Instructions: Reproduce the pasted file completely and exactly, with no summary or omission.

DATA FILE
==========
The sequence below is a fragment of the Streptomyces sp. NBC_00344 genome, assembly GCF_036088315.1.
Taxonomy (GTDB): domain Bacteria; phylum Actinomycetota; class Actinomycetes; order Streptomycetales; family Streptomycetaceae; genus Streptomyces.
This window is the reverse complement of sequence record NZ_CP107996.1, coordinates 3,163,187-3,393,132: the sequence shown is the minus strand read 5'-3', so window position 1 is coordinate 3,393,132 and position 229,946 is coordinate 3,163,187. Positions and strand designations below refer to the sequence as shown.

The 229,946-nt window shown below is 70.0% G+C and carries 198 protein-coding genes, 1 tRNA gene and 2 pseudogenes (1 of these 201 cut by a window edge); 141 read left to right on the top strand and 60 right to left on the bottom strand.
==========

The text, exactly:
The sequence below is a fragment of the Streptomyces sp. NBC_00344 genome, assembly GCF_036088315.1.
Taxonomy (GTDB): domain Bacteria; phylum Actinomycetota; class Actinomycetes; order Streptomycetales; family Streptomycetaceae; genus Streptomyces.
This window is the reverse complement of sequence record NZ_CP107996.1, coordinates 3,163,187-3,393,132: the sequence shown is the minus strand read 5'-3', so window position 1 is coordinate 3,393,132 and position 229,946 is coordinate 3,163,187. Positions and strand designations below refer to the sequence as shown.

The 229,946-nt window shown below is 70.0% G+C and carries 198 protein-coding genes, 1 tRNA gene and 2 pseudogenes (1 of these 201 cut by a window edge); 141 read left to right on the top strand and 60 right to left on the bottom strand.